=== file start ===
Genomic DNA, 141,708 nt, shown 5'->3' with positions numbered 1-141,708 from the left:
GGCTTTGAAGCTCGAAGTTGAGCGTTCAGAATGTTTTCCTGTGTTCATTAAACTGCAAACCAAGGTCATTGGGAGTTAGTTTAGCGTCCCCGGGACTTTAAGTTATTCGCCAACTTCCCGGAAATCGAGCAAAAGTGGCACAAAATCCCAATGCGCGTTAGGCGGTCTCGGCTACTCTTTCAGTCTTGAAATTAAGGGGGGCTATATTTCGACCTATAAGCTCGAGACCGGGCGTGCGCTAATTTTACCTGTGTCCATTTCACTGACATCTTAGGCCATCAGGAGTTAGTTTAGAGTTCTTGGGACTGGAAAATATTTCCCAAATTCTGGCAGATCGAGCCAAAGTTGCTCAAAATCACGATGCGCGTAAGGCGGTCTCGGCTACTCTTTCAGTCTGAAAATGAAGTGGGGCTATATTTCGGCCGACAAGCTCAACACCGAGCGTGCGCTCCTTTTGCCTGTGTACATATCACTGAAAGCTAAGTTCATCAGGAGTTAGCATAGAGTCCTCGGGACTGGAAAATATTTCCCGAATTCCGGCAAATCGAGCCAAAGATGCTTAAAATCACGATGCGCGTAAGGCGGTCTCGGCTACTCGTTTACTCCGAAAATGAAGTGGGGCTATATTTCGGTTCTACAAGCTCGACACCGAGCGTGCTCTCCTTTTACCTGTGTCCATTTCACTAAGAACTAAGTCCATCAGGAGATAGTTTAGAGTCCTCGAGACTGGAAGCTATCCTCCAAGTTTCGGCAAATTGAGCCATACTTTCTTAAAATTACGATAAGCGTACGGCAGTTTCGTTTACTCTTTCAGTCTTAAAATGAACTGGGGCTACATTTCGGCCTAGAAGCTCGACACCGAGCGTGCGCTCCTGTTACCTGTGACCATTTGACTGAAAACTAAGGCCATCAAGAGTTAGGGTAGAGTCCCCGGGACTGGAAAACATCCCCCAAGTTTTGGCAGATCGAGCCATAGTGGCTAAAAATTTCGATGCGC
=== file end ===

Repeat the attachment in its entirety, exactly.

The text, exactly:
Genomic DNA, 141,708 nt, shown 5'->3' with positions numbered 1-141,708 from the left:
GGCTTTGAAGCTCGAAGTTGAGCGTTCAGAATGTTTTCCTGTGTTCATTAAACTGCAAACCAAGGTCATTGGGAGTTAGTTTAGCGTCCCCGGGACTTTAAGTTATTCGCCAACTTCCCGGAAATCGAGCAAAAGTGGCACAAAATCCCAATGCGCGTTAGGCGGTCTCGGCTACTCTTTCAGTCTTGAAATTAAGGGGGGCTATATTTCGACCTATAAGCTCGAGACCGGGCGTGCGCTAATTTTACCTGTGTCCATTTCACTGACATCTTAGGCCATCAGGAGTTAGTTTAGAGTTCTTGGGACTGGAAAATATTTCCCAAATTCTGGCAGATCGAGCCAAAGTTGCTCAAAATCACGATGCGCGTAAGGCGGTCTCGGCTACTCTTTCAGTCTGAAAATGAAGTGGGGCTATATTTCGGCCGACAAGCTCAACACCGAGCGTGCGCTCCTTTTGCCTGTGTACATATCACTGAAAGCTAAGTTCATCAGGAGTTAGCATAGAGTCCTCGGGACTGGAAAATATTTCCCGAATTCCGGCAAATCGAGCCAAAGATGCTTAAAATCACGATGCGCGTAAGGCGGTCTCGGCTACTCGTTTACTCCGAAAATGAAGTGGGGCTATATTTCGGTTCTACAAGCTCGACACCGAGCGTGCTCTCCTTTTACCTGTGTCCATTTCACTAAGAACTAAGTCCATCAGGAGATAGTTTAGAGTCCTCGAGACTGGAAGCTATCCTCCAAGTTTCGGCAAATTGAGCCATACTTTCTTAAAATTACGATAAGCGTACGGCAGTTTCGTTTACTCTTTCAGTCTTAAAATGAACTGGGGCTACATTTCGGCCTAGAAGCTCGACACCGAGCGTGCGCTCCTGTTACCTGTGACCATTTGACTGAAAACTAAGGCCATCAAGAGTTAGGGTAGAGTCCCCGGGACTGGAAAACATCCCCCAAGTTTTGGCAGATCGAGCCATAGTGGCTAAAAATTTCGATGCGC